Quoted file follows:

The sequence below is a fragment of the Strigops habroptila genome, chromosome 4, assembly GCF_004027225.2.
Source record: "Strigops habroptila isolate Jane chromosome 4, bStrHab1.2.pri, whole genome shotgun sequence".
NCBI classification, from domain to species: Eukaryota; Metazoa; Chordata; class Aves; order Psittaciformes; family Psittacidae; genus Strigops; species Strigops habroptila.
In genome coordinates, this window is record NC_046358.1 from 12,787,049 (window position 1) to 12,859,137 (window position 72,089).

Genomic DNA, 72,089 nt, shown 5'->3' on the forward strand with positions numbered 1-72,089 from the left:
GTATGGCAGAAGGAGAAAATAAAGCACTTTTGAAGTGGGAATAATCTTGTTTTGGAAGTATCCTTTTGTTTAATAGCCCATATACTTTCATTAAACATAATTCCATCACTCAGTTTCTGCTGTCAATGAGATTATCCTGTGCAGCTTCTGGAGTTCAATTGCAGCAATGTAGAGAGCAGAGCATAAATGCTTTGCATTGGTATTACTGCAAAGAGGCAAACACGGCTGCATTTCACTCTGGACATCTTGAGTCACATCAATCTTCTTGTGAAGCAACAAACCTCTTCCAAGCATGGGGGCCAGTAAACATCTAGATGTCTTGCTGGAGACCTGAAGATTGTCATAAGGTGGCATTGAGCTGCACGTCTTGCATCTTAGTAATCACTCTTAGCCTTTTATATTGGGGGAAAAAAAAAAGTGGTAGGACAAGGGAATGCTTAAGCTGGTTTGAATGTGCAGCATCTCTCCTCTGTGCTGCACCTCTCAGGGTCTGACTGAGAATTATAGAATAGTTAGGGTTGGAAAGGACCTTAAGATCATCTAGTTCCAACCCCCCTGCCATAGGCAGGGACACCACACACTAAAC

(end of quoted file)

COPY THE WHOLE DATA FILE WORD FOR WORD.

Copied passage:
The sequence below is a fragment of the Strigops habroptila genome, chromosome 4, assembly GCF_004027225.2.
Source record: "Strigops habroptila isolate Jane chromosome 4, bStrHab1.2.pri, whole genome shotgun sequence".
NCBI classification, from domain to species: Eukaryota; Metazoa; Chordata; class Aves; order Psittaciformes; family Psittacidae; genus Strigops; species Strigops habroptila.
In genome coordinates, this window is record NC_046358.1 from 12,787,049 (window position 1) to 12,859,137 (window position 72,089).

Genomic DNA, 72,089 nt, shown 5'->3' on the forward strand with positions numbered 1-72,089 from the left:
GTATGGCAGAAGGAGAAAATAAAGCACTTTTGAAGTGGGAATAATCTTGTTTTGGAAGTATCCTTTTGTTTAATAGCCCATATACTTTCATTAAACATAATTCCATCACTCAGTTTCTGCTGTCAATGAGATTATCCTGTGCAGCTTCTGGAGTTCAATTGCAGCAATGTAGAGAGCAGAGCATAAATGCTTTGCATTGGTATTACTGCAAAGAGGCAAACACGGCTGCATTTCACTCTGGACATCTTGAGTCACATCAATCTTCTTGTGAAGCAACAAACCTCTTCCAAGCATGGGGGCCAGTAAACATCTAGATGTCTTGCTGGAGACCTGAAGATTGTCATAAGGTGGCATTGAGCTGCACGTCTTGCATCTTAGTAATCACTCTTAGCCTTTTATATTGGGGGAAAAAAAAAAGTGGTAGGACAAGGGAATGCTTAAGCTGGTTTGAATGTGCAGCATCTCTCCTCTGTGCTGCACCTCTCAGGGTCTGACTGAGAATTATAGAATAGTTAGGGTTGGAAAGGACCTTAAGATCATCTAGTTCCAACCCCCCTGCCATAGGCAGGGACACCACACACTAAAC